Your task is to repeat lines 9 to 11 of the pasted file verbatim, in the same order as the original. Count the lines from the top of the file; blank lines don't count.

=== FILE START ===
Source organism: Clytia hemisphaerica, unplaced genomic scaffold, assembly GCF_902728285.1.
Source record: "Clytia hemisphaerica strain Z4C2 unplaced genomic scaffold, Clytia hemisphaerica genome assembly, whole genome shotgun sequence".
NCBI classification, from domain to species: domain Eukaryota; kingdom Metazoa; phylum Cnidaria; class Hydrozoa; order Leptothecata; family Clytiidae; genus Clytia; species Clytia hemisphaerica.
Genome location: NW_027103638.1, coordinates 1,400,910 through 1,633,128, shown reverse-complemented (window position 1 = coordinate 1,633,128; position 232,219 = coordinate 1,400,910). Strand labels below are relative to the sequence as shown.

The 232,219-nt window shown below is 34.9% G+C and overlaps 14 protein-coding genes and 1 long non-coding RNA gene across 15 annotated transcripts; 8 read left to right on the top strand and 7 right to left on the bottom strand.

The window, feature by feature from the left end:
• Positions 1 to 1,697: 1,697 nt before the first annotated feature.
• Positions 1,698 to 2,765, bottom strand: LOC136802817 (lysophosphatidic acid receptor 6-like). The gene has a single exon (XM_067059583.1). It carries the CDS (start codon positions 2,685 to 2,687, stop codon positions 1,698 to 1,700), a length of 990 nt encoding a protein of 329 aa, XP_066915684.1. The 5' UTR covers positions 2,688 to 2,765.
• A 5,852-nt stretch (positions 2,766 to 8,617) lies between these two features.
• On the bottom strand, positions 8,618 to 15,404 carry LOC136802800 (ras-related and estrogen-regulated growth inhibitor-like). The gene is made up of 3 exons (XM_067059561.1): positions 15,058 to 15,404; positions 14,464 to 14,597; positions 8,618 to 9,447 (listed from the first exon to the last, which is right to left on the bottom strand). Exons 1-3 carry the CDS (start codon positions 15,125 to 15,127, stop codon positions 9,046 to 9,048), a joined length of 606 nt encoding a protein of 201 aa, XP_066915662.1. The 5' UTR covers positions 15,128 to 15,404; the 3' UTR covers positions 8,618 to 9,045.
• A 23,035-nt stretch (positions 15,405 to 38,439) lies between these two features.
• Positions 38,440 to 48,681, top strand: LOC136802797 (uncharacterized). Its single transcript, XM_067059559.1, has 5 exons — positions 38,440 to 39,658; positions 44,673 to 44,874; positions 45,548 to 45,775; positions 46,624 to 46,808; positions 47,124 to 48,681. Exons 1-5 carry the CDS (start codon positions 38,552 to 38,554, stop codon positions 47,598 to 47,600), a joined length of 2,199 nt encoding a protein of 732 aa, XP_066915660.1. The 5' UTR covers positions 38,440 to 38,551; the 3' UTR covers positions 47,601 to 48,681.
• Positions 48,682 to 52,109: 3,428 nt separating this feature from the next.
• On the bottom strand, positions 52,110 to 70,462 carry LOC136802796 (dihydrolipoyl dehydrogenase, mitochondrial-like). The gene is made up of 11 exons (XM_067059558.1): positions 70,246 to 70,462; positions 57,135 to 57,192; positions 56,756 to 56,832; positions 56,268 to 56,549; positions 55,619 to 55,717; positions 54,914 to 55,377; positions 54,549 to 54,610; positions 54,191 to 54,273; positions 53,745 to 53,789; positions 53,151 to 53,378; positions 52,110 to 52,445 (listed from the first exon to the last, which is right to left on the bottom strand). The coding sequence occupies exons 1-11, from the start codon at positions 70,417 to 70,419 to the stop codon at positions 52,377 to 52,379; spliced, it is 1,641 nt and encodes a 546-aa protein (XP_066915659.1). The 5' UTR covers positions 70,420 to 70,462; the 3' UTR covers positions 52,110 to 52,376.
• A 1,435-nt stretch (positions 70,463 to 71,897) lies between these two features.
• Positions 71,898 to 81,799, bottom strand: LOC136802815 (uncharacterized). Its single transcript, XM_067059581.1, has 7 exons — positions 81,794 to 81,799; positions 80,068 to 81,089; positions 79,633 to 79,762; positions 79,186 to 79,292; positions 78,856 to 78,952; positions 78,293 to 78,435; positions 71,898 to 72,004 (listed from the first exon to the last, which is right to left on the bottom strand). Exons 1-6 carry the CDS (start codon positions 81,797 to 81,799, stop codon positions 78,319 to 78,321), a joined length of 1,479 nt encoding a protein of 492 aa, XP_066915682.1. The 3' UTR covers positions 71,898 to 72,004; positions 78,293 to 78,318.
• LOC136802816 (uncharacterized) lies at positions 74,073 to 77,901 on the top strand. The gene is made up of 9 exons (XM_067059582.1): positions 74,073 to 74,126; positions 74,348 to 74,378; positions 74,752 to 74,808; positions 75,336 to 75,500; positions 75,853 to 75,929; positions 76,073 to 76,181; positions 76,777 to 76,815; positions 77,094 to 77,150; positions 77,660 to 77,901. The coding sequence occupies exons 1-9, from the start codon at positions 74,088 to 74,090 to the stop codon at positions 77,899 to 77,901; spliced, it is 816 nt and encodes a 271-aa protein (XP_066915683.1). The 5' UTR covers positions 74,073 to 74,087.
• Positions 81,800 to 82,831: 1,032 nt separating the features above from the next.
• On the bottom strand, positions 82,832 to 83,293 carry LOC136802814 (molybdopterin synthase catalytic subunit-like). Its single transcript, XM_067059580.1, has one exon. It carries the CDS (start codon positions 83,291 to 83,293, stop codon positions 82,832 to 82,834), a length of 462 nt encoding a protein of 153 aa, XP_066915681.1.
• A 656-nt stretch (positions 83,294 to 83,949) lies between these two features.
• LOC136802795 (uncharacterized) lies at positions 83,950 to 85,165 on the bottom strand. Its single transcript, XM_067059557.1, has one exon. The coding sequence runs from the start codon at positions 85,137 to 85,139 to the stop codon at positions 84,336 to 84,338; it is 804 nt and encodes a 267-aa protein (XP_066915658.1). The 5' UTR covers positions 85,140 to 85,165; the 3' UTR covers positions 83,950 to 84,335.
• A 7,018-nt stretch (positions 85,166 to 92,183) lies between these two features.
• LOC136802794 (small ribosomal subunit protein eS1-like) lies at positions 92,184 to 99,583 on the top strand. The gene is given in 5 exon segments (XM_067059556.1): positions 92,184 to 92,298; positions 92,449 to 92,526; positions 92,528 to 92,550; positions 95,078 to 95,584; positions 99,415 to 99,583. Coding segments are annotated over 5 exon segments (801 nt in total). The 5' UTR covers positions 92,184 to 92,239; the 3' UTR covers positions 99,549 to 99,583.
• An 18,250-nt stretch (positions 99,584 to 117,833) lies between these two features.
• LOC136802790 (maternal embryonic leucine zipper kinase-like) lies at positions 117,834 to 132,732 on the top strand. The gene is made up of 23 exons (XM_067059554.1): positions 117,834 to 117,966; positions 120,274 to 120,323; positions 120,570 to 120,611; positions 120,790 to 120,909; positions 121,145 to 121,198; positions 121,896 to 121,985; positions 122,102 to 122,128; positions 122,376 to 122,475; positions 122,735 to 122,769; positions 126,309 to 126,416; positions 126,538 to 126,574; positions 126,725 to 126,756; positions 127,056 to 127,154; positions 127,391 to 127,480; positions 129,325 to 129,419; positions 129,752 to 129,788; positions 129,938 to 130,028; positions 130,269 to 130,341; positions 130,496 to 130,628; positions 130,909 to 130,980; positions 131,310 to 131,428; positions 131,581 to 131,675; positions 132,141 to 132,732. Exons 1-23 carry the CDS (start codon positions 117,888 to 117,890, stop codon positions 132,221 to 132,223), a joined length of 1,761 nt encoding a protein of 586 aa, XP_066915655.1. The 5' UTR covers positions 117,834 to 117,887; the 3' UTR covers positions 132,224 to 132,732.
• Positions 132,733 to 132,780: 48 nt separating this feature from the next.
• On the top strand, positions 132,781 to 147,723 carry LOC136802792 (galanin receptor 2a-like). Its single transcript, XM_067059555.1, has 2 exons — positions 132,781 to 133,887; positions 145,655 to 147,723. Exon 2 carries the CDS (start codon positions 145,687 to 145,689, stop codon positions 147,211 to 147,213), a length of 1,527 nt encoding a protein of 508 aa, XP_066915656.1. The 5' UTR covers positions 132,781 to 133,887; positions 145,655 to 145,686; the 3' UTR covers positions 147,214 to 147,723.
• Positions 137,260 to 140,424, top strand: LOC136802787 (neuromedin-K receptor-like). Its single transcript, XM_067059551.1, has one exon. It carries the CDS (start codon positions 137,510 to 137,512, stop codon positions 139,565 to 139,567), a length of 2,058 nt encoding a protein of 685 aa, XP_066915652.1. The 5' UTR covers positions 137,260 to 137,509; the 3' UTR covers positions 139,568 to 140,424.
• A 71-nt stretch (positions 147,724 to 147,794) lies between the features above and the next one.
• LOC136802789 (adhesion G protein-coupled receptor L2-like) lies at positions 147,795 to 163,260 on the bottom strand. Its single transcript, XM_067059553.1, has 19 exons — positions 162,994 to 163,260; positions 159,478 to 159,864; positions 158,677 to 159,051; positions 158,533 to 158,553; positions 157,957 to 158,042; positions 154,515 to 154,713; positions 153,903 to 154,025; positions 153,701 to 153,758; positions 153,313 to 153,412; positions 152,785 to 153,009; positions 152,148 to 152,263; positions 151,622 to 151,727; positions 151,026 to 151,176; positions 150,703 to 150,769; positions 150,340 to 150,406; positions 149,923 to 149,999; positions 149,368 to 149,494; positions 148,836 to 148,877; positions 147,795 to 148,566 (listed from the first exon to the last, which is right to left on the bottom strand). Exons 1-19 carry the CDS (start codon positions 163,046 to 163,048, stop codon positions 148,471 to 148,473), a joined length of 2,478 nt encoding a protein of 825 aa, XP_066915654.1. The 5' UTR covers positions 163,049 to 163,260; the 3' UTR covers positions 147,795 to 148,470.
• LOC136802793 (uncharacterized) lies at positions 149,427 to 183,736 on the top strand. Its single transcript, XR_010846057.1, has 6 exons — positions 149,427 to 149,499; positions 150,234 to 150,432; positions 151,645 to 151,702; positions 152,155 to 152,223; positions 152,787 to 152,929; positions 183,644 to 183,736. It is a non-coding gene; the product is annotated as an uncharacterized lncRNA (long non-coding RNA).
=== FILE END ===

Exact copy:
• A 5,852-nt stretch (positions 2,766 to 8,617) lies between these two features.
• On the bottom strand, positions 8,618 to 15,404 carry LOC136802800 (ras-related and estrogen-regulated growth inhibitor-like). The gene is made up of 3 exons (XM_067059561.1): positions 15,058 to 15,404; positions 14,464 to 14,597; positions 8,618 to 9,447 (listed from the first exon to the last, which is right to left on the bottom strand). Exons 1-3 carry the CDS (start codon positions 15,125 to 15,127, stop codon positions 9,046 to 9,048), a joined length of 606 nt encoding a protein of 201 aa, XP_066915662.1. The 5' UTR covers positions 15,128 to 15,404; the 3' UTR covers positions 8,618 to 9,045.
• A 23,035-nt stretch (positions 15,405 to 38,439) lies between these two features.